Relay participant, cancer survivor, walks for others



Last modified: Friday, May 30, 2014

EDITOR’S NOTE:

This is the fifth in a series of guest articles explaining aspects of Relay For Life of Hampshire County, a yearly American Cancer Society fundraiser. This year’s Relay will be June 13-14 at Look Memorial Park in Florence.



David Laprade of Westhampton and his wife, Mary, took part in the American Cancer Society’s first Relay For Life of Hampshire County, and they continue to participate to this day. It has never meant more to them than it does now because Laprade was diagnosed with melanoma last year.

“The main reason we Relay is because of family and friends. At first, we didn’t totally understand what they went through,” Laprade says. “Now, I do.”

Many of Laprade’s friends and family have been affected by cancer, including Mary’s late brother, Russell Payson of Easthampton, and a friend, the late Joan Cranson of Northampton.

This year, Laprade is part of the Relay team known as The CandyMen. He and his wife will take turns walking on the track.

During each Relay, teams of walkers go around a temporary track, raising money from donors for their efforts. Every participant is asked to raise at least $100, and participants are urged to set both team and individual goals. This year’s Relay is set for June 13-14 at Look Memorial Park in Florence.

The American Cancer Society puts roughly 75 percent of funds raised through Relay events across the country into research and programs; about 25 percent covers the cost of fundraising and expenses.

Locally, ACS also funds programs used by area residents, such as Road to Recovery, which offers transportation services for those who need help getting to their doctors’ appointments.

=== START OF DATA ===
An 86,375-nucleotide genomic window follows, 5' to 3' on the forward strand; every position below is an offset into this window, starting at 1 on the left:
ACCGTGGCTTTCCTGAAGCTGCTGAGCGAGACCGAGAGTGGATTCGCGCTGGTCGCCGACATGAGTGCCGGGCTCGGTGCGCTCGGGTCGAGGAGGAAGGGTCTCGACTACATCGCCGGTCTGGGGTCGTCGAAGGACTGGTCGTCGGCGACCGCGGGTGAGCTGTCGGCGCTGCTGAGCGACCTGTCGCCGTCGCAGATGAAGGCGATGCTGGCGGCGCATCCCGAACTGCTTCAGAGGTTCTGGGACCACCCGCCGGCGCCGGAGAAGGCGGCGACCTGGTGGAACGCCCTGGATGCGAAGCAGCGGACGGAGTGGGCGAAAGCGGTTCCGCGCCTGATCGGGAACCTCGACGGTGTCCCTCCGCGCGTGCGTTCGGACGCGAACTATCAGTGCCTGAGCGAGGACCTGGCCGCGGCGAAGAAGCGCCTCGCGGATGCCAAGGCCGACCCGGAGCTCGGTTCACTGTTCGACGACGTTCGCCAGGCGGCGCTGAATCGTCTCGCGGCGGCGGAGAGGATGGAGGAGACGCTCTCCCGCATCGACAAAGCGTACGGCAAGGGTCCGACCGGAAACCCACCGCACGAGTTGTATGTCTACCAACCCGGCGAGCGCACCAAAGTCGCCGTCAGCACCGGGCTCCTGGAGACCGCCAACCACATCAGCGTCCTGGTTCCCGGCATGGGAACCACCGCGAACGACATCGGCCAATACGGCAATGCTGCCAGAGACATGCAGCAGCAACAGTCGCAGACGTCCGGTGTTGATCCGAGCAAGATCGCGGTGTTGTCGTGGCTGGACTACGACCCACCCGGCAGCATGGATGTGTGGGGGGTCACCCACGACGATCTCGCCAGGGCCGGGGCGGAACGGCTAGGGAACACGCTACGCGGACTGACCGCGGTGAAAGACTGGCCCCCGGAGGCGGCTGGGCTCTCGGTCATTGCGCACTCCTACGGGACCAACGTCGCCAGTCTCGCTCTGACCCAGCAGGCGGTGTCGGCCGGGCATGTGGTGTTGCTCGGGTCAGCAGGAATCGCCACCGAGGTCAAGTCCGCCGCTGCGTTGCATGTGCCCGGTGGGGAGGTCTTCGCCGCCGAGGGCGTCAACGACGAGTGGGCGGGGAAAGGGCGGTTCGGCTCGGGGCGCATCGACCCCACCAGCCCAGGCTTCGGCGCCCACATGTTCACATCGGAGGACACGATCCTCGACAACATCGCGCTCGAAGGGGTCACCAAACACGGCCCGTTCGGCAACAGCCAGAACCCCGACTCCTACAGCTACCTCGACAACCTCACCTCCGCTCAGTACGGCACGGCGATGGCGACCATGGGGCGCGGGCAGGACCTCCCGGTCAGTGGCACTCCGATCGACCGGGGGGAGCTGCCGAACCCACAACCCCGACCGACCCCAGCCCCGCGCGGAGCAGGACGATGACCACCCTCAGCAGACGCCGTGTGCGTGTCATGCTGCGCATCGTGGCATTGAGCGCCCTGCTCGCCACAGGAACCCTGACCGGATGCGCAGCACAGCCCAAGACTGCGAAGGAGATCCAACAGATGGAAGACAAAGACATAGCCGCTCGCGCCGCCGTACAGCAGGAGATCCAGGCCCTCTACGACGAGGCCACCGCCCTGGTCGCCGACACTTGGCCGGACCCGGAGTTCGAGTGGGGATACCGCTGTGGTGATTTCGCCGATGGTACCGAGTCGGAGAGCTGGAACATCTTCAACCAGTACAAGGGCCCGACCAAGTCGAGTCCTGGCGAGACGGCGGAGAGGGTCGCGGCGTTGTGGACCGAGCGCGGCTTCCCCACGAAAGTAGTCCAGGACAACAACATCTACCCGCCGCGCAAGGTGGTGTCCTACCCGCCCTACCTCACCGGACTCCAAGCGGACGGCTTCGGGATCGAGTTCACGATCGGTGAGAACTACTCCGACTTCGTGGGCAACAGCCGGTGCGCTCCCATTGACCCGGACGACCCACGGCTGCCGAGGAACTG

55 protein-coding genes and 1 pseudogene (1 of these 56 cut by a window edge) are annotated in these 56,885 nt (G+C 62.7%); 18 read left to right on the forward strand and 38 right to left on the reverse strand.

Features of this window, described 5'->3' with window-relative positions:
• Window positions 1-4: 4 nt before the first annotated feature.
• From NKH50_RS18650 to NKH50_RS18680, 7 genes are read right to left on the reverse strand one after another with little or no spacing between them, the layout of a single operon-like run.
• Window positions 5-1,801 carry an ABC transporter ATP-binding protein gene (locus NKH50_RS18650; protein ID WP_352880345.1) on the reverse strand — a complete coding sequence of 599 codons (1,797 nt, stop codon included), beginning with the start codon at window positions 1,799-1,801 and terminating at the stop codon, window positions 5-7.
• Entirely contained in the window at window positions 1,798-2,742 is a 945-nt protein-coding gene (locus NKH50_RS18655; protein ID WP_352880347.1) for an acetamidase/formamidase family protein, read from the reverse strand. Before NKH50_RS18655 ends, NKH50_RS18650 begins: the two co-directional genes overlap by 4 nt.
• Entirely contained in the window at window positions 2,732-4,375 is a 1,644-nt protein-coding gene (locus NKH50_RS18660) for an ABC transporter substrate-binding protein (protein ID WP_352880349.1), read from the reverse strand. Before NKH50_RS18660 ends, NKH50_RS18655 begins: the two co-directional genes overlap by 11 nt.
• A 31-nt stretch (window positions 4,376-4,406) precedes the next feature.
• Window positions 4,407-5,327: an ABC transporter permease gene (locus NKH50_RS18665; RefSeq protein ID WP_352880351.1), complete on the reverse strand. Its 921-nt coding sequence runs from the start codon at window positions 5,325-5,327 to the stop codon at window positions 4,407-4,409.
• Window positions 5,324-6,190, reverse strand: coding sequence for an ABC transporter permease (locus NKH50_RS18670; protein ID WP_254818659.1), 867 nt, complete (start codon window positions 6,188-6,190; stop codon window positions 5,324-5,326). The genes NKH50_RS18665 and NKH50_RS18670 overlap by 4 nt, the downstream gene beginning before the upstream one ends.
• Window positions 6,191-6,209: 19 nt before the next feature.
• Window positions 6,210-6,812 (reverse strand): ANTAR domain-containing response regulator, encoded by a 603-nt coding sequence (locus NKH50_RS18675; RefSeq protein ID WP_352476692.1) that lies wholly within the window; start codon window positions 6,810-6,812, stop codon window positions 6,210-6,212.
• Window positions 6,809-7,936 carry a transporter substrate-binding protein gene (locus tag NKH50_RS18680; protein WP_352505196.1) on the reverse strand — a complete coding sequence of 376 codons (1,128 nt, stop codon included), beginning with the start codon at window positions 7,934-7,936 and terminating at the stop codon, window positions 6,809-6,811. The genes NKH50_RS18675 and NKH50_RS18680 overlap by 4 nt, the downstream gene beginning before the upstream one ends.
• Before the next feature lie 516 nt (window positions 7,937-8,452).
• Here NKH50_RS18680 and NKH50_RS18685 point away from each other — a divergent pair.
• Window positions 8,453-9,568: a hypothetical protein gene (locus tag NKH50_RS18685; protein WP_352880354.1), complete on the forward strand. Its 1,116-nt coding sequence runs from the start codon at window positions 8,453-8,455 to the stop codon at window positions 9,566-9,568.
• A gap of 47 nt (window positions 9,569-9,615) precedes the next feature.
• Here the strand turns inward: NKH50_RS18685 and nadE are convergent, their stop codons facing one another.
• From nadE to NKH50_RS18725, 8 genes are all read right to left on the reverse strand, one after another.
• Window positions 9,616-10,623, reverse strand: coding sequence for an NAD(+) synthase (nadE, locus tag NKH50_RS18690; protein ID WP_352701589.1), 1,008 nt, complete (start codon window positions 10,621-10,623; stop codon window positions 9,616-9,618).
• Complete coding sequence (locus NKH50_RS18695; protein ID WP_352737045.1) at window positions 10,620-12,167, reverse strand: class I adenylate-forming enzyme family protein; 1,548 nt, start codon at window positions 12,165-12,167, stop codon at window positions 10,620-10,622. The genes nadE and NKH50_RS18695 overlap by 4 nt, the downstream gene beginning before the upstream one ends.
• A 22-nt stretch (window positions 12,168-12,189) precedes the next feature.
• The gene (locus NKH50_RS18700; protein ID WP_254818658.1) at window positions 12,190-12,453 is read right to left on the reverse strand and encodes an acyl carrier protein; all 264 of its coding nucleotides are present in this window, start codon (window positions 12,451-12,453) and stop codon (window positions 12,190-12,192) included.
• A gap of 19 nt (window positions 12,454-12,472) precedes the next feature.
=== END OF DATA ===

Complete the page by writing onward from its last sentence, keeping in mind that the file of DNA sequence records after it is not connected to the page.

Patients from the Valley who receive care in Boston are able to stay at the ACS-funded AstraZeneca Hope Lodge in Boston and the Worcester Hope Lodge, which offer transportation to treatment appointments and lodging during treatments away from home.

And, Look Good … Feel Better® sessions help patients cope with hair loss and skin changes that result from chemotherapy and radiation treatments; area residents access this program through Cooley Dickinson Hospital.

Emotional support and information are also important. Donations allow for online communities like the Cancer Survivors Network, at www.cancer.org/csn, where patients and survivors can share stories and meet others. ACS also provides classes for friends and family members, as well as groups or personal meetings.

Laprade discovered his cancer last year when his physician noticed a suspicious lump on his leg and suggested he have it biopsied. This biopsy showed that the lymph node was cancerous, and it was removed.

A month later, Laprade learned he had melanoma in his right toe, and it was amputated — often the only treatment for melanoma. As Laprade explains, chemotherapy has no effect on this type of cancer.

Laprade credits his recovery to his team of dedicated physicians, including an oncologist, a cancer surgeon, a dermatologist and his family doctor, all of whom keep a regular and keen eye on his health.

“I wouldn’t be where I am today, and that’s a fact,” he says.



To volunteer for Relay or for more information, email hamprelay@gmail.com or visit www.relayforlife.org/hampshirecountyma.

Lisa Marie Leary is a junior at Westfield State University who assists with publicity for Relay For Life of Hampshire County.


 


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